Danilo Santiago presented his in-depth investment thesis on Owens-Illinois (NYSE: OI) at Best Ideas 2017.

Owens-Illinois is a leading manufacturer of glass containers for beverages and food, with 80 facilities around the globe. The company is the #1 player in Europe, North America, Australia/New Zealand, and Latin America. Over the past decade, OI has transformed itself, selling all its plastic container facilities while gathering a significant presence in glass container manufacturing. But why glass? That was a strategic decision: Although thousands of years old, glass is still the most superior container for beverages and food. Glass is the most neutral and natural of packaging materials. It is as inert as packaging gets. Therefore, no chemical residues are left on the beverage (think of high-quality wine) or food (think baby-food) when a glass container is used. However, the transformational journey endured by OI left some marks. The P&L and balance sheet are difficult to follow, due to all the acquisitions and divestitures. The company also has an underfunded defined-benefit pension plan that will consume a significant amount of cash flow. Due to a former business unit, which operated from 1948-1958, (unknowingly) selling products containing asbestos (in today’s money, total sales were close to $360 million), the company has to pay hundreds of millions in indemnity every year. Since an initial liability was established in 1993, the company has paid close to $4.4. billion. Although it is possible to make reasonable assumptions about the remaining payments, it is an issue that might scare investors. Lastly, the company has a high (but not excessive) amount of debt. In summary, although OI’s core business is simple and stable, the corporation is complex. This is probably why OI is the only company – among ~60 continuously followed by Danilo – that is below its base-case fair-value, during what appears to be a peak margin/sales part of the economic cycle.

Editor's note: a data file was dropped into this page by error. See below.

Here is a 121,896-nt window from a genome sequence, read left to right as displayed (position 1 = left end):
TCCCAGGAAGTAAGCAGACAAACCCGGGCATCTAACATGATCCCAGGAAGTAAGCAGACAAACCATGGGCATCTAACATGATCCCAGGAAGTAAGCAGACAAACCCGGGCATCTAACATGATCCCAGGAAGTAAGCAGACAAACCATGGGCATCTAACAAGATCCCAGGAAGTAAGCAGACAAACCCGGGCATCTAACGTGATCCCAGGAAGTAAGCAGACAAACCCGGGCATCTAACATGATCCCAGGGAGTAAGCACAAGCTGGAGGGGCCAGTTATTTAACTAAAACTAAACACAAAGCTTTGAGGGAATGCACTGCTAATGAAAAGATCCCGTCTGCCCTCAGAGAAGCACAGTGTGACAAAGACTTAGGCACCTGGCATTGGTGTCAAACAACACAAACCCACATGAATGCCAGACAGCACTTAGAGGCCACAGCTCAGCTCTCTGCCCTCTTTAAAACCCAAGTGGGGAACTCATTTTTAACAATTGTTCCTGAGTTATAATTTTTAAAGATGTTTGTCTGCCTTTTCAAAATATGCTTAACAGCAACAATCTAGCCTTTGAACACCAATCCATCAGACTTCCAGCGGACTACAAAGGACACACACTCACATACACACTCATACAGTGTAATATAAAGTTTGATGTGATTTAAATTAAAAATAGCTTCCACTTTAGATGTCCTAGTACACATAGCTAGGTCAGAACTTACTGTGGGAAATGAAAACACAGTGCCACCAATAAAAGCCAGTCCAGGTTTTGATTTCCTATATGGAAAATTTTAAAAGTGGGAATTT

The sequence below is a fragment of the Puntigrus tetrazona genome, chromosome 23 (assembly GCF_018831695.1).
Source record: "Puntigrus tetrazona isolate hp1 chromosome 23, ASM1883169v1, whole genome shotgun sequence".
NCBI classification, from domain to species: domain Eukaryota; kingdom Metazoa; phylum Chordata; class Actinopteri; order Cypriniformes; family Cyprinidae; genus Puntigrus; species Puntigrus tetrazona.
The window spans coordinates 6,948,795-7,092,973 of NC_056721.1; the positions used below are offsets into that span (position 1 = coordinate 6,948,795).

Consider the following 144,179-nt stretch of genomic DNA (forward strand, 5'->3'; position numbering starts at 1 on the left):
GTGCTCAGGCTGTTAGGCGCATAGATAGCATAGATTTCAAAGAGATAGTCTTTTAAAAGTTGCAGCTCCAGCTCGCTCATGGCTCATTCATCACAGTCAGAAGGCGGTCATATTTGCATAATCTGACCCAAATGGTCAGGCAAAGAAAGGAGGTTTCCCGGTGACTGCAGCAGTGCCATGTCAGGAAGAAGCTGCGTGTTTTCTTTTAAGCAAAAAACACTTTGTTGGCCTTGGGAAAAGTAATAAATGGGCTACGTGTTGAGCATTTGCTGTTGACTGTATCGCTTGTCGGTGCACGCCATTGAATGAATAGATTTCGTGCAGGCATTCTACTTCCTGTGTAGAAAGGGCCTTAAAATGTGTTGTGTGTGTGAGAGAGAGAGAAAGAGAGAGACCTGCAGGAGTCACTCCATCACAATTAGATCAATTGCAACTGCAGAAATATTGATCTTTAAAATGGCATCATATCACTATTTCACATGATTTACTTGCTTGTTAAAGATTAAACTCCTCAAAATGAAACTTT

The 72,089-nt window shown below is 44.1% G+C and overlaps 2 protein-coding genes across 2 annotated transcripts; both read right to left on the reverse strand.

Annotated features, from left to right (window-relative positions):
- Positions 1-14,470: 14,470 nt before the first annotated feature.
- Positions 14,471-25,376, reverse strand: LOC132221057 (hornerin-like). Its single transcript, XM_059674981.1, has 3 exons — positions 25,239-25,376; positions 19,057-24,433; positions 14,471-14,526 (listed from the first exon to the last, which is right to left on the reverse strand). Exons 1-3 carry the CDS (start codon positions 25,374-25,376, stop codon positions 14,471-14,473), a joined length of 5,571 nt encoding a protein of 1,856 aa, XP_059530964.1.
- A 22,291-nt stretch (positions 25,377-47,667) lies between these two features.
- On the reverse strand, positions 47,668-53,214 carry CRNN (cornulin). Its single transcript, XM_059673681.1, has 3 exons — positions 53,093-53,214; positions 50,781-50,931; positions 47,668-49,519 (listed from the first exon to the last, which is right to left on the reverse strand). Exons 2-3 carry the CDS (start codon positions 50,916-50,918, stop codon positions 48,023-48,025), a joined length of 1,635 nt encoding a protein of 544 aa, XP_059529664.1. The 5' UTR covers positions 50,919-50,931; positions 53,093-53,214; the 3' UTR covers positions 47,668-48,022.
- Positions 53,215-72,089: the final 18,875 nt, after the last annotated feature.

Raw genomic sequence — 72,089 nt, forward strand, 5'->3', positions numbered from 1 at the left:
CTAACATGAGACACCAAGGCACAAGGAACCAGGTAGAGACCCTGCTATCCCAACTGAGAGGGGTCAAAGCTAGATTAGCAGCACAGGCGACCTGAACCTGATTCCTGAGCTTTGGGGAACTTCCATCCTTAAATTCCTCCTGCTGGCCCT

About the instructor:

Danilo Santiago is a founding partner of Rational Asset Management, a long-short hedge fund. The fund operations started in April 2008, focusing on publicly traded liquid US equities. Rational’s core strength is its proprietary company analyses – differently from most funds, Rational’s knowledge base (i.e. the group of companies and industries that are continuously followed) is quasi- static, which provides the manager with an extra edge when triggering a new long/short position. Mr. Santiago has an MBA from Columbia Business School (CBS ‘01) and a bachelor degree in Electrical Engineer from the University of São Paulo (class of 1994). Before founding Rational, Mr. Santiago worked for three years on a multi-billion dollars, fundamental focused hedge fund in New York City. Prior to that Mr. Santiago spent six years at McKinsey & Co, the majority of which at the Corporate Finance Practice, also in New York City.

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